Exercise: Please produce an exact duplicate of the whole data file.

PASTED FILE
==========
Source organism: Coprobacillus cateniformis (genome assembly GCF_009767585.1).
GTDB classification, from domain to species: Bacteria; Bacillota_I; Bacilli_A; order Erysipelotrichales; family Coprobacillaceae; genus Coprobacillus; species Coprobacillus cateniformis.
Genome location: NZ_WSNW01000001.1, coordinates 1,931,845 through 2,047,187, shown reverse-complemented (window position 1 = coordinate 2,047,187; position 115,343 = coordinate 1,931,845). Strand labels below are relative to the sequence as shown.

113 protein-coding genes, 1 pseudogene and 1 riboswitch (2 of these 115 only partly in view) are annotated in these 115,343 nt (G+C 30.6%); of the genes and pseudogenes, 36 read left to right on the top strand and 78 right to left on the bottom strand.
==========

Source organism: Coprobacillus cateniformis (genome assembly GCF_009767585.1).
GTDB classification, from domain to species: Bacteria; Bacillota_I; Bacilli_A; order Erysipelotrichales; family Coprobacillaceae; genus Coprobacillus; species Coprobacillus cateniformis.
Genome location: NZ_WSNW01000001.1, coordinates 1,931,845 through 2,047,187, shown reverse-complemented (window position 1 = coordinate 2,047,187; position 115,343 = coordinate 1,931,845). Strand labels below are relative to the sequence as shown.

113 protein-coding genes, 1 pseudogene and 1 riboswitch (2 of these 115 only partly in view) are annotated in these 115,343 nt (G+C 30.6%); of the genes and pseudogenes, 36 read left to right on the top strand and 78 right to left on the bottom strand.